VICKSBURG, Miss. (AP) — Mother’s don’t want to see their children in pain. Worse still is when the child is an infant who has a rare form of cancer.
Vicksburg resident Lauren Forte first discovered something was wrong with her son Mario Gray Jr., when she took him to his two-month checkup. When she would take pictures of her son on her phone, she always noticed a glare in his left eye where the flash was.
“I didn’t think anything of it. I thought it was just my phone. The doctor didn’t even realize it,” Forte said.
Forte’s pediatrician referred her to a specialist at St. Jude Baton Rouge, La., Affiliate Clinic, which is a partner with St. Jude Children’s Research Hospital. There, Mario was diagnosed with unilateral retinoblastoma.
Retinoblastoma is an abnormal malignant tumor in the retina, commonly affecting young children. Only 250 children in America are diagnosed a year.
Forte didn’t know what to think once she got the diagnosis.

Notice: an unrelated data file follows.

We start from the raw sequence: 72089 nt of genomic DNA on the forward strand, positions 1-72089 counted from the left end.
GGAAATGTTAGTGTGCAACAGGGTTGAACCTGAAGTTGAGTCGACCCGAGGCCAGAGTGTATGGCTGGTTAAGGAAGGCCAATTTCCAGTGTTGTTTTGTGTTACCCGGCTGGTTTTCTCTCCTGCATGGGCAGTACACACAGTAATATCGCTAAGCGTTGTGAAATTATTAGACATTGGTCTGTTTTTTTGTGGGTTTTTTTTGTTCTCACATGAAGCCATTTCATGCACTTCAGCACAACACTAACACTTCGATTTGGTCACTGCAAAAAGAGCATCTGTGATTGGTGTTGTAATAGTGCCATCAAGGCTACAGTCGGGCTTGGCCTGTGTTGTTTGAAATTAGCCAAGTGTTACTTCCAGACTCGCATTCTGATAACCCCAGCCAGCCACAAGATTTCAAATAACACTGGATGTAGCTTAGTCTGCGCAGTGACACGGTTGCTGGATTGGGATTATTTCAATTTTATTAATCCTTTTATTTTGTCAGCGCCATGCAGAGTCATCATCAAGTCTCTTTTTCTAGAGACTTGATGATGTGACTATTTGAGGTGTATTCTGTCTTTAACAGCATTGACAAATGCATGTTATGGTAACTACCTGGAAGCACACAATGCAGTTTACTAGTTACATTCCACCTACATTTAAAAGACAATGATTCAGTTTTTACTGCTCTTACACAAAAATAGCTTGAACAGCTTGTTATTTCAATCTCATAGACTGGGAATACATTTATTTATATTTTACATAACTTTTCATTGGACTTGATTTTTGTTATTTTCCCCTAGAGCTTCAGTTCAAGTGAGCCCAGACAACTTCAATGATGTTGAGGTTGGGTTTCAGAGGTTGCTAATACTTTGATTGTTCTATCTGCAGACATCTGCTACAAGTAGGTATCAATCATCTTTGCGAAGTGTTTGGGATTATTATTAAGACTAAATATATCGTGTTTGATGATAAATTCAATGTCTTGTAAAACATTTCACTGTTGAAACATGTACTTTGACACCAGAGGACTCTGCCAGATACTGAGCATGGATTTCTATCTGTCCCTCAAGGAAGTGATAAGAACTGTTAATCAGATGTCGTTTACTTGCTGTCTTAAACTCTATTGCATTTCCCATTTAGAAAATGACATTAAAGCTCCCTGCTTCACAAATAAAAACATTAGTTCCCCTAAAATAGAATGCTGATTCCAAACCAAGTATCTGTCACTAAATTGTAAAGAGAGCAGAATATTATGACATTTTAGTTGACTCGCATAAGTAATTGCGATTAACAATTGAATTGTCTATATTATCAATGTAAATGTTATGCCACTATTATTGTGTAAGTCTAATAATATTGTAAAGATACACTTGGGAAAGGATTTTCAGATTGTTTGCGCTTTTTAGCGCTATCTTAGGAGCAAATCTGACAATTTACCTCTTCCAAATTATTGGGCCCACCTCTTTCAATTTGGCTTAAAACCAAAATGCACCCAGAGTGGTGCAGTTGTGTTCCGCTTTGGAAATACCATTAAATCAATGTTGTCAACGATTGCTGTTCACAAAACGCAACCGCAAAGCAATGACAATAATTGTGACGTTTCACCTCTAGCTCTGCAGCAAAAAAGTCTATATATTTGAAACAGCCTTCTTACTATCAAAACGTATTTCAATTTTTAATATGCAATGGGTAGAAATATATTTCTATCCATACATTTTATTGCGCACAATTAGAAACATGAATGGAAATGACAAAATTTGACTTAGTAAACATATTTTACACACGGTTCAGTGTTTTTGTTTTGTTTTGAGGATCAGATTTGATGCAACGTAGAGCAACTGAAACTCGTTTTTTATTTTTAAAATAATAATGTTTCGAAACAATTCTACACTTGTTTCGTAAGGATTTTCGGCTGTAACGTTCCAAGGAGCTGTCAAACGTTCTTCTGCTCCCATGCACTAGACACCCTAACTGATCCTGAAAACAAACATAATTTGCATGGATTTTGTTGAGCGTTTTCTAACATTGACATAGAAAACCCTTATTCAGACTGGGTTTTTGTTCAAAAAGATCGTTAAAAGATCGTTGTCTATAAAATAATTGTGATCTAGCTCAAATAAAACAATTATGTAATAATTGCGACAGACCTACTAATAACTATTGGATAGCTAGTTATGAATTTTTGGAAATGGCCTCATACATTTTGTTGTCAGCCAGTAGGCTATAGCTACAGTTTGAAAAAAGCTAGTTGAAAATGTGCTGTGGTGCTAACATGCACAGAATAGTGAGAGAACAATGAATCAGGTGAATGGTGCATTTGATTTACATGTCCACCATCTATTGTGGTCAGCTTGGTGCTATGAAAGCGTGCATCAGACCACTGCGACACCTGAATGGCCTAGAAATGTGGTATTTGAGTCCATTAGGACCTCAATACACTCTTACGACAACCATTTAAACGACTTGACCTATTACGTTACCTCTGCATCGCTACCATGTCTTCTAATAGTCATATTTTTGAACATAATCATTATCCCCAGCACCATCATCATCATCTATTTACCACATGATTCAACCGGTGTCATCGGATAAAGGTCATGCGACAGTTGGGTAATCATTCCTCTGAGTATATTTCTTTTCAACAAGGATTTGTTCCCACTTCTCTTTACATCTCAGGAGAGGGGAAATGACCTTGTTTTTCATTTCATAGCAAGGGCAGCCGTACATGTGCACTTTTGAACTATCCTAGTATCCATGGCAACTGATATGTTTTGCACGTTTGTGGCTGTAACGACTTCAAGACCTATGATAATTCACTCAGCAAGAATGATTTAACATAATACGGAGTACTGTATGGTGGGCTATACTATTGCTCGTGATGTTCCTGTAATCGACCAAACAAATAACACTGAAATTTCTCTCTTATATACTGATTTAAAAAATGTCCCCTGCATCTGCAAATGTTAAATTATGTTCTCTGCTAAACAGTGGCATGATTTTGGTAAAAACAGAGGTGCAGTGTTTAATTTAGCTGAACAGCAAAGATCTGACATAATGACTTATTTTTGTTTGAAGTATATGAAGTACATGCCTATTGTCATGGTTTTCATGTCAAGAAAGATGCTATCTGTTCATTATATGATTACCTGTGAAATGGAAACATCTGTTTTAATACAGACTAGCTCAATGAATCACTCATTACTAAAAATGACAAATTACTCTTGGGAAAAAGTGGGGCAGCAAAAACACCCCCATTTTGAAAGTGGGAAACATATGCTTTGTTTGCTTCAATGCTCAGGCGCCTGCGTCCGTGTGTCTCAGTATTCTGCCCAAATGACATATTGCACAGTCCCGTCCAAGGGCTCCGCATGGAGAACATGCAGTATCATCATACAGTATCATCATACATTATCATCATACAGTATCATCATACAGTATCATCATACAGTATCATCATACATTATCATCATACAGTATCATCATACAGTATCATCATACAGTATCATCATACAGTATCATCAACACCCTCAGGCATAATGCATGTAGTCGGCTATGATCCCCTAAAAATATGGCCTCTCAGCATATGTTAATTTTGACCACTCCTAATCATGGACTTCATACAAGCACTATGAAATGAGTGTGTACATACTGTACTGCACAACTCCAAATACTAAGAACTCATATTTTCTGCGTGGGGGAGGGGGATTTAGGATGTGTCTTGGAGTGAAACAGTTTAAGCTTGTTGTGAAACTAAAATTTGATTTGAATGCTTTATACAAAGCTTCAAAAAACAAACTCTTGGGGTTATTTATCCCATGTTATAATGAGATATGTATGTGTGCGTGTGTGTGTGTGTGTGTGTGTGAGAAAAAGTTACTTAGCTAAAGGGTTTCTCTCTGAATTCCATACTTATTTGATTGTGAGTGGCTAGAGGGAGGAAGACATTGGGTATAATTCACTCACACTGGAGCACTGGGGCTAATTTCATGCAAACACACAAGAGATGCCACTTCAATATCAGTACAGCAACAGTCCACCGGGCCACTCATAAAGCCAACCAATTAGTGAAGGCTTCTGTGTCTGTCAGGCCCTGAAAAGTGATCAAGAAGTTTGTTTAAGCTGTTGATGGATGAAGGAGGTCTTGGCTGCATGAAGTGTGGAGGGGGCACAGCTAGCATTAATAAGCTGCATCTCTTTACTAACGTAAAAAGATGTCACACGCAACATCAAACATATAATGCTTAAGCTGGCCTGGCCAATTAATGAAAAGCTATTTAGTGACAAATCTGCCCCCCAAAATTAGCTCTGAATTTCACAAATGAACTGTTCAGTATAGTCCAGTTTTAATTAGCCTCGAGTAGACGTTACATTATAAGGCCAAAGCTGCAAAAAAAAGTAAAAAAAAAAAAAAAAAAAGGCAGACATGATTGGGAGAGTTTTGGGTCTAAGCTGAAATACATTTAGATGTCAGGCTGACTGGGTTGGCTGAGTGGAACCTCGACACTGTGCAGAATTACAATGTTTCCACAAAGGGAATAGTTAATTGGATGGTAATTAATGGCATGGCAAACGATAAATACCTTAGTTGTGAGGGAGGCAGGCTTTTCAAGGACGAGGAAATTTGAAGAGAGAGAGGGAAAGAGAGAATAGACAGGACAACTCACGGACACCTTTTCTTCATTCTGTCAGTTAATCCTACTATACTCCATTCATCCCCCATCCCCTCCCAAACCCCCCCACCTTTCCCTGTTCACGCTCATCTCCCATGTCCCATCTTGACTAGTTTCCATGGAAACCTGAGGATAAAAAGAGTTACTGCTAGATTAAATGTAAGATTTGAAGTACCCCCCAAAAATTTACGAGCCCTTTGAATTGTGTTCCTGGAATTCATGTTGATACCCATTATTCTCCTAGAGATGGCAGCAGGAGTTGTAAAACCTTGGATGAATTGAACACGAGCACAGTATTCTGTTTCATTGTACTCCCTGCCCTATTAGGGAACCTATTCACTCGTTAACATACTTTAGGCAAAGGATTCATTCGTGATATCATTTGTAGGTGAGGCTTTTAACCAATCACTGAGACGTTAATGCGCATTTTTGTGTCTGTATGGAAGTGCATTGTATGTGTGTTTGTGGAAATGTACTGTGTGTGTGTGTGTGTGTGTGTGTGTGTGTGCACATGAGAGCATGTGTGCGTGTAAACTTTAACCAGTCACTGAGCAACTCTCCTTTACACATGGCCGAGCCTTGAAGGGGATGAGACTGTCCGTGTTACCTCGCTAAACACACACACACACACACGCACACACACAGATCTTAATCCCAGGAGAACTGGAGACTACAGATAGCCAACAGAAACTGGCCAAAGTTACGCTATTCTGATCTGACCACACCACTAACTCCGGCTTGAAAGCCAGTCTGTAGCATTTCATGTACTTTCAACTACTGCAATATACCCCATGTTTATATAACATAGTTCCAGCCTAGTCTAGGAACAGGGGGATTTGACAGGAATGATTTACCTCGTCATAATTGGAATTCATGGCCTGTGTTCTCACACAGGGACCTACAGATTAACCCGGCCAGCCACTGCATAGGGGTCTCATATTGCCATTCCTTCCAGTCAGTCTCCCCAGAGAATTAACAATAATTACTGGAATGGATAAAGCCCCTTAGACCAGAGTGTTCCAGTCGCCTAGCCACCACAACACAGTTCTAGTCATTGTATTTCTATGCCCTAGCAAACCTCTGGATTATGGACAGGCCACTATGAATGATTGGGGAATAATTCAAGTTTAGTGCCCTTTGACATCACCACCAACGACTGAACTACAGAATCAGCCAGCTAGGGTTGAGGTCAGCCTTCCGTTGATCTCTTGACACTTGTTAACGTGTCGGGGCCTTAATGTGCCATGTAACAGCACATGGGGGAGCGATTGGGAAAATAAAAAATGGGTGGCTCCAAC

“I never heard of it. When you think of somebody with cancer you think ‘is he going to die?’ ‘Is it going to spread?’ ” Forte said.
Her experience at St. Jude helped her deal with the emotional rollercoaster she was on.
She was paired with another parent who went through a similar situation and Forte would talk to her about what she was going through. St. Jude also covered any medical expenses Gray’s insurance didn’t.
Forte was given the option of removing the eye or chemotherapy. She wanted to remove the eye instead of taking the risks of chemotherapy and the side effect associated with it, but eventually tried the chemotherapy.
Gray went through eight rounds of chemo. At first, the tumor in his eye began shrinking, but began separating and spreading.
While going through his chemo, Forte said her son was a happy baby and didn’t look as sick as other children going through similar treatment.
“He didn’t know what was going on,” Forte said. “All of my hair came out. All the nurses had on suits and I asked them is it possible that I came in contact with the chemo, but they said it was just stress.”
When they went back for a follow up, that’s when doctors told her the chemo wasn’t controlling the cancer and they had to remove his eye.
During his recovery process, Forte couldn’t work and Gray couldn’t go to daycare. He had a central line where he was getting his chemotherapy and the oncologists wanted him to keep it for six months after.
Because of the rarity of the cancer, Forte takes her son to St. Jude for a follow up every five weeks.
“They check both his orbits and make sure nothing has developed in his right eye.
Gray is now 2 years old and has a glass eye as a replacement.